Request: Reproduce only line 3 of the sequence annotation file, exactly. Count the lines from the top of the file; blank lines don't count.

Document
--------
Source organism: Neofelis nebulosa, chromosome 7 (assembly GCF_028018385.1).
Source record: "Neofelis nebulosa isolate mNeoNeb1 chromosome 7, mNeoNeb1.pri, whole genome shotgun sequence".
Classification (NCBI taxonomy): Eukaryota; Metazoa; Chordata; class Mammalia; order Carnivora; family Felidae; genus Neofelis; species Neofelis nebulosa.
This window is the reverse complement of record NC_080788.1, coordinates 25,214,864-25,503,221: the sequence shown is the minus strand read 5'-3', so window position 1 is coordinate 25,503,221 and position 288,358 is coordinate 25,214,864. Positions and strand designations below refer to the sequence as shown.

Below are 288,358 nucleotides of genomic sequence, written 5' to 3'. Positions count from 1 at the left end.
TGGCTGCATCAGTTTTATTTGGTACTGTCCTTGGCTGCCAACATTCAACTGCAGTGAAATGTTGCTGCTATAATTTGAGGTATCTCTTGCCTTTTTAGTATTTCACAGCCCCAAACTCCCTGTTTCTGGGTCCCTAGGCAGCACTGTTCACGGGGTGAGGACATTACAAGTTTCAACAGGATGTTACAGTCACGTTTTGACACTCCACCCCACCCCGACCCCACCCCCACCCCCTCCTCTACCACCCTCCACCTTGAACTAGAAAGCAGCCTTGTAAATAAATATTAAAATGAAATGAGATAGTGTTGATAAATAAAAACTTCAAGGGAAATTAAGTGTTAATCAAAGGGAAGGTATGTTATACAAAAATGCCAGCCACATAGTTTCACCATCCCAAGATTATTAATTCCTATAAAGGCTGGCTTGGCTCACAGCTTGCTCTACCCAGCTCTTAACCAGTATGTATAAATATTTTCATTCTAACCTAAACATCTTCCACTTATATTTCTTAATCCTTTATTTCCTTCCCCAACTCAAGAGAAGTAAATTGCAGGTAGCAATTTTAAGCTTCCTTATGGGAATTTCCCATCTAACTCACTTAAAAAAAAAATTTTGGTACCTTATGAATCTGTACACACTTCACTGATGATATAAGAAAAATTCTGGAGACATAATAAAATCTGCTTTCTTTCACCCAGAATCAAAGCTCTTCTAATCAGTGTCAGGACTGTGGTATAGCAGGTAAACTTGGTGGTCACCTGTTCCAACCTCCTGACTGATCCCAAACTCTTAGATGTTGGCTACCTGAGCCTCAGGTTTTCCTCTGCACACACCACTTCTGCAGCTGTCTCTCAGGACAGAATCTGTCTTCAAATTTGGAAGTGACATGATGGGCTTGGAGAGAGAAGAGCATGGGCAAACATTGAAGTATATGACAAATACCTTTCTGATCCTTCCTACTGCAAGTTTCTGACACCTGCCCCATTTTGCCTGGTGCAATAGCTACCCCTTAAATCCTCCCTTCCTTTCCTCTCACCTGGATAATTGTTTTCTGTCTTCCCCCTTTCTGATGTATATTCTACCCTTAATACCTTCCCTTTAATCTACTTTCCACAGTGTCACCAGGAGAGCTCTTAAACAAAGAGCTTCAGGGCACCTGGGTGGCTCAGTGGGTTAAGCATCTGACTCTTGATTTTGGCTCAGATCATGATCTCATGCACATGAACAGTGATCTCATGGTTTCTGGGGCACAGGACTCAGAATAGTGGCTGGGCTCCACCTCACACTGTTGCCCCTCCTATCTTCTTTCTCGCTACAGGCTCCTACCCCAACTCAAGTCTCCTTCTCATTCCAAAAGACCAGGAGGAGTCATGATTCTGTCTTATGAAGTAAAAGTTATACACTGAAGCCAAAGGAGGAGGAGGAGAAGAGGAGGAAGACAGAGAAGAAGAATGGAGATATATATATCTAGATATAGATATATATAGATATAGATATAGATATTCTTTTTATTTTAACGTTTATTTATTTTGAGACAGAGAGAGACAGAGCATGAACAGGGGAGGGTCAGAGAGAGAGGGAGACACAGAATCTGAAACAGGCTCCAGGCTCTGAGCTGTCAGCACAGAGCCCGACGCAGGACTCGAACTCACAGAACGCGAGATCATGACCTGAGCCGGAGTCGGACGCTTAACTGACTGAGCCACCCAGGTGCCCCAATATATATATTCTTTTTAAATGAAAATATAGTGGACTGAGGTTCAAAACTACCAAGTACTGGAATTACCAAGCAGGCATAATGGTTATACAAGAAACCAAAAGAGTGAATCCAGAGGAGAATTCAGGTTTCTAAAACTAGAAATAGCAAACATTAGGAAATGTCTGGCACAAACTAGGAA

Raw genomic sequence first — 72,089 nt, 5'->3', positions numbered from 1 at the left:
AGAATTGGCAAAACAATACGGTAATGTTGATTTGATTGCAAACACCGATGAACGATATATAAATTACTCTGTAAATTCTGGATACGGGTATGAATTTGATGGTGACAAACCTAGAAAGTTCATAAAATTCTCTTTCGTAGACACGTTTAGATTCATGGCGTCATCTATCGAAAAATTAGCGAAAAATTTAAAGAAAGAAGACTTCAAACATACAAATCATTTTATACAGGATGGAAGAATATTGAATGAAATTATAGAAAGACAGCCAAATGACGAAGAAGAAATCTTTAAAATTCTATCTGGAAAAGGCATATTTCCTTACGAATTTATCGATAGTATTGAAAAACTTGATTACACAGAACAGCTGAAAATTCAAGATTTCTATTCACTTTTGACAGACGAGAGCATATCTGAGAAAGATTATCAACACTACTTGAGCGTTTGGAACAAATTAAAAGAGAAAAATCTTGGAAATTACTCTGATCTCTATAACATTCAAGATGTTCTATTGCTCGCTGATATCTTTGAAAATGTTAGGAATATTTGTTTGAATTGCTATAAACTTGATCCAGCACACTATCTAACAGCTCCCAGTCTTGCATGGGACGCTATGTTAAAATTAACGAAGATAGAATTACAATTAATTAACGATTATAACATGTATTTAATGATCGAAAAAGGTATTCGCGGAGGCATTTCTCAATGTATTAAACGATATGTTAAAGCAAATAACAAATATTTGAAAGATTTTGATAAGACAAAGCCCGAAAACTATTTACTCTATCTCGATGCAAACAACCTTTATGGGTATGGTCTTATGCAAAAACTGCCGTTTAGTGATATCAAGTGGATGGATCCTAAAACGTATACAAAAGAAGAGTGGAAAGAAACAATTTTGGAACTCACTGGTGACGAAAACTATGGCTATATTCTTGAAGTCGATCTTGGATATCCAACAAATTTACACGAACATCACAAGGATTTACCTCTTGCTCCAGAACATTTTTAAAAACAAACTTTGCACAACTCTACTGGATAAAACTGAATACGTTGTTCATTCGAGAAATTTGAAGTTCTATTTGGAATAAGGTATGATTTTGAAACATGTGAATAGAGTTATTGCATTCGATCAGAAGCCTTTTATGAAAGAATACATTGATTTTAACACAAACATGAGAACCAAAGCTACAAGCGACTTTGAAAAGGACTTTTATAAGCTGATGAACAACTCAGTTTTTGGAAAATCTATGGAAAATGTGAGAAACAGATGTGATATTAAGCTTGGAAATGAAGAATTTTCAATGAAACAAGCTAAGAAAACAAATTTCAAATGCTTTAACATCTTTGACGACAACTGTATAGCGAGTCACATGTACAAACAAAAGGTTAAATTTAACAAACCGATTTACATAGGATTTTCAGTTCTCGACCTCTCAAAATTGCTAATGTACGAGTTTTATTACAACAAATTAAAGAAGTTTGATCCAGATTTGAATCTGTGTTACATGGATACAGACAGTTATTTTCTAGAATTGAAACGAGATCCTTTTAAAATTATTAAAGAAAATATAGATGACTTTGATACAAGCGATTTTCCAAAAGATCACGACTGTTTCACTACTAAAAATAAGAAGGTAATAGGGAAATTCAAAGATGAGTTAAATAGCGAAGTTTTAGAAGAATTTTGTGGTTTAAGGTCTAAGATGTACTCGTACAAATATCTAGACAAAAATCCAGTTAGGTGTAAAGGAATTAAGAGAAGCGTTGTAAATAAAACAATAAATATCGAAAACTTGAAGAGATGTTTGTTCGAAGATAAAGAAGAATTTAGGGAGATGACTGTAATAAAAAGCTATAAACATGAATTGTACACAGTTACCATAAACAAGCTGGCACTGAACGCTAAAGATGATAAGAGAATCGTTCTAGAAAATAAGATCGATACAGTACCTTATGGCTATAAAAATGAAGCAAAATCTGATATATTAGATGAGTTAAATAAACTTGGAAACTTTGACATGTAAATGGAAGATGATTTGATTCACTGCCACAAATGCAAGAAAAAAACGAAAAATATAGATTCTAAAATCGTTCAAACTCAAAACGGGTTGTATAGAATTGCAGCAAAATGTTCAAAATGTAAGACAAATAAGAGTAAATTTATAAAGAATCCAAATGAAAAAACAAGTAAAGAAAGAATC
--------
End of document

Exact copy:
Classification (NCBI taxonomy): Eukaryota; Metazoa; Chordata; class Mammalia; order Carnivora; family Felidae; genus Neofelis; species Neofelis nebulosa.